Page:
First regime US activity and employment US industrial production US non-farm payroll US initial jobless claims US retail sales US factory orders US durable goods orders US forward-looking US University of Michigan consumer sentiment index US ISM manufacturing confidence US Chicago PMI US consumer confidence US Philadelphia Fed index US ISM non-manufacturing confidence National activity and employment FR industrial production National forward-looking ZEW IFO FR business confidence IT business confidence BE business confidence National prices FR consumer price index À 0.0515 *** À 0.0622 0.0112 À 0.1217 * À 0.0258 * À 0.0438 *** À 0.0385 *** À 0.1498 *** À 0.0581 *** À 0.0250 *** À 0.0248 * À 0.0033 À 0.0058 NA À 0.0368 NA NA NA 0.0079 Second regime À 0.0311 *** À 0.0406 0.0115 * À 0.0464 *** À 0.0157 * À 0.0439 * À 0.0044 À 0.0220 À 0.0427 *** À 0.0492 *** À 0.0388 *** À 0.0660 *** À 0.0269 ** À 0.0361 *** À 0.0224 *** À 0.0154 *** À 0.0128 *** À 0.0206 *** À 0.0210 *** Third regime À 0.0189 ** À 0.2073 *** 0.0230 *** À 0.0530 ** À 0.0316 *** À 0.0599 * À 0.0260 ** À 0.0265 À 0.0148 À 0.0582 ** À 0.0277 * À 0.0450 *** À 0.0107 *** À 0.0375 *** À 0.0081 ** À 0.0068 À 0.0055 À 0.0091 À 0.0070

Notes: The news response coefficients represent respectively b1i, b2i and b3i in equation (4). Only the coefficients for the announcements which are significant at the 1% level in the full sample using the regression setup in equations (2) and (3) are shown in the table (GDP Advance is left out due to small sub-sample sizes). One, two and three asterisks denote significance at the 10%, 5% and 1% levels, respectively. Some announcements are not available for the entire first regime.

much smaller than in the other periods. Regarding the magnitude of the estimated significant coefficients, the most interesting characteristics concern the US employment data where the size (in absolute value) of both the non-farm payroll and the initial jobless claims estimates has increased over time. This higher asset return sensitivity to unemployment data in the United States may be related to the fact that the US economic recovery since the 2001 recession has been accompanied by a relatively large degree of slack in the labour market, raising concerns about a ‘jobless recovery’. Again, note that, in contrast to other variables, a positive sign is expected a priori for initial jobless claims and other unemployment variables.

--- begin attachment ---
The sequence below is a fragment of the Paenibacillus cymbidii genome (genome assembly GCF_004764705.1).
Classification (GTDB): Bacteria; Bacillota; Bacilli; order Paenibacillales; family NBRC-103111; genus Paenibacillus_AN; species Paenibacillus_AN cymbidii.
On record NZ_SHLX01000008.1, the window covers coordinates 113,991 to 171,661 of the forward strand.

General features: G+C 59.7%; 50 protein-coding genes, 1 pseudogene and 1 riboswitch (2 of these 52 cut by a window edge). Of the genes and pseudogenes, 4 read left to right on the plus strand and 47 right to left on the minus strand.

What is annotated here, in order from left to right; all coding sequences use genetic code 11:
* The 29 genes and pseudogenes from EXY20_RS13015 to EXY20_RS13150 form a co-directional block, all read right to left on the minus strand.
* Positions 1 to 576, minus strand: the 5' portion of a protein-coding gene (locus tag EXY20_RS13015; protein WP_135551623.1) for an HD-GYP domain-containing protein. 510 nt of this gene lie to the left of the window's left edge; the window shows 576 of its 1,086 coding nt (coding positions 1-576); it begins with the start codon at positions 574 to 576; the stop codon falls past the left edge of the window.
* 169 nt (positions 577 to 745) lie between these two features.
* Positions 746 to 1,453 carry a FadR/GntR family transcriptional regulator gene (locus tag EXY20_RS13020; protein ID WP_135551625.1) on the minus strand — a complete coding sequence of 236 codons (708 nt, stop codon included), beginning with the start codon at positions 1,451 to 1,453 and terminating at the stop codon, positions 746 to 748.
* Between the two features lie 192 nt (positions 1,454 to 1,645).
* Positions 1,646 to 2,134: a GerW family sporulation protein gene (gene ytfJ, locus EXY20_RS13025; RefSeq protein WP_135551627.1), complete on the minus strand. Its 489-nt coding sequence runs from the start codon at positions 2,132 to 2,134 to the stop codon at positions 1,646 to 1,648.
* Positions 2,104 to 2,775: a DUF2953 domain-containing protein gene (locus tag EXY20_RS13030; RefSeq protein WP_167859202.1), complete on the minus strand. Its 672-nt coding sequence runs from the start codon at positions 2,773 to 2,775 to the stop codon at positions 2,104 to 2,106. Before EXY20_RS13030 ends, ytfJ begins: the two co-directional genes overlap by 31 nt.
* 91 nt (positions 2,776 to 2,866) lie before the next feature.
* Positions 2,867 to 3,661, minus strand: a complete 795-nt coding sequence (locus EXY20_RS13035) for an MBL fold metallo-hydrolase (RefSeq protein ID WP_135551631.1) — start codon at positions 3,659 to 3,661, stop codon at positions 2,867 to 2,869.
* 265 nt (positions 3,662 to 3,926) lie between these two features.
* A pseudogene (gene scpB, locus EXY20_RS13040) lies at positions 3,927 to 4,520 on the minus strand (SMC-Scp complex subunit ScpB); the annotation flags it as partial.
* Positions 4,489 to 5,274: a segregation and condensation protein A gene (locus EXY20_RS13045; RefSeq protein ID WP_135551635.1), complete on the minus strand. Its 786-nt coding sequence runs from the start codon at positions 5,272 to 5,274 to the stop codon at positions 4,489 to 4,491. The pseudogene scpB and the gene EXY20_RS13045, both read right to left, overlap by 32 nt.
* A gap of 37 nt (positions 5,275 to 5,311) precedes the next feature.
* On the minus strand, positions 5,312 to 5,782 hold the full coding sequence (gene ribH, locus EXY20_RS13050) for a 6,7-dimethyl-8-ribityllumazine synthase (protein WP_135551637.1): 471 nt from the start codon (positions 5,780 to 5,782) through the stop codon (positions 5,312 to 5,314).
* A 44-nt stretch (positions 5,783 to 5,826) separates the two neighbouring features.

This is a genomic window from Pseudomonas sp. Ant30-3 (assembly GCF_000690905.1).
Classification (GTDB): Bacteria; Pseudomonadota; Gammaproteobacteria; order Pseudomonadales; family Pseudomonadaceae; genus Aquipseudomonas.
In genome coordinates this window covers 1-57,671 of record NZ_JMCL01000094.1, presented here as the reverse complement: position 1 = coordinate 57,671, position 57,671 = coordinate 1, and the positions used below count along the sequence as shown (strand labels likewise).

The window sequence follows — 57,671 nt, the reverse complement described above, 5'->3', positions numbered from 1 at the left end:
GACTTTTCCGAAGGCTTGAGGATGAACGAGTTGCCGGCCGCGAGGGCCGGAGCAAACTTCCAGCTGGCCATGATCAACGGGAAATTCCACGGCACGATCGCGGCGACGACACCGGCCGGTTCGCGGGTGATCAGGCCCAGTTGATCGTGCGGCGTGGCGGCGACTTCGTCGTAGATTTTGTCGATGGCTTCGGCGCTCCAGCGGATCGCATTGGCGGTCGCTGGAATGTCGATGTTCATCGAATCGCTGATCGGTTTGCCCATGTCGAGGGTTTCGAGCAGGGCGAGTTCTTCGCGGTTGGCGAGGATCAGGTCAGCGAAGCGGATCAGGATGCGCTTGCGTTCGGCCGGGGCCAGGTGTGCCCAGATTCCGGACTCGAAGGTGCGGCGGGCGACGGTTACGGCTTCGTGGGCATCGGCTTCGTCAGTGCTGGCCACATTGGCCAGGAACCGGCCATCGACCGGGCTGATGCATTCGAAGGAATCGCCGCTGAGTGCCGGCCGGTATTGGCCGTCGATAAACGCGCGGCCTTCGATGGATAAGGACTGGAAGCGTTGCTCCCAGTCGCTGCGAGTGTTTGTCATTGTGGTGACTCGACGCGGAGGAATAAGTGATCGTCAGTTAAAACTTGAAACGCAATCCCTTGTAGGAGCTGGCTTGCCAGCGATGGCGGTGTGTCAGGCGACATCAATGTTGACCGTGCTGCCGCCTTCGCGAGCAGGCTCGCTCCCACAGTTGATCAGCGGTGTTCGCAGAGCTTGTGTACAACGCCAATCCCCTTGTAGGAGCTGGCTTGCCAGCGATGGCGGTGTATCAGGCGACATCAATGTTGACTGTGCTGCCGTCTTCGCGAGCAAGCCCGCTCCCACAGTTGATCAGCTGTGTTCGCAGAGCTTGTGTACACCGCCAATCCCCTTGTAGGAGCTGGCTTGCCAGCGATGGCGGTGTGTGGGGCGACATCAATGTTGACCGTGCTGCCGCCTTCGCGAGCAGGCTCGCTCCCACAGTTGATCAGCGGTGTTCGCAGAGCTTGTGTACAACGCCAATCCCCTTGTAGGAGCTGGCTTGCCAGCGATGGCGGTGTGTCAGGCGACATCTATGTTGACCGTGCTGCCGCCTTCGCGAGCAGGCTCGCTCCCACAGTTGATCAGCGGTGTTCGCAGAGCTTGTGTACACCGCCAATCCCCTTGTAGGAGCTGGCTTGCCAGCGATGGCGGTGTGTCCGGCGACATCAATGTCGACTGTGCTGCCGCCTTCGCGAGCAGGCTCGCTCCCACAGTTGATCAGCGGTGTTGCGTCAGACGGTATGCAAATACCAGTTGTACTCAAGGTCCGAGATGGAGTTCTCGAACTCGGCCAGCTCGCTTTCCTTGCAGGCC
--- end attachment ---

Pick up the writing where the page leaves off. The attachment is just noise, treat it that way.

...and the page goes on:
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M. Andersson et al. Second, national announcements seem to have a larger impact on the German bond returns during the ECB’s accommodative policy regime than in the neutral period observed between mid-2003 and mid-2005. This extra sensitivity can probably be linked to the macro announcements signalling an increased likelihood of changes in the monetary and fiscal stance compared with the neutral period. As a cross-check we also tested for structural breaks, using the standard methodology described by Bai and Perron (1998, 2003).9 The structural break tests are rather restrictive, but nonetheless indicated one or two breaks in 11 out of 44 announcements. For instance, the test indicates a structural break in important US non-farm payroll announcements around mid-2003, which coincides with our defined break point. However, for other announcements, it is difficult to provide economic interpretations for the results obtained. The tests therefore, on the one hand, appear to warrant the use of modelling breaks in the sample but, on the other, the inconclusiveness of the break tests also indicates that the results should be interpreted with some care.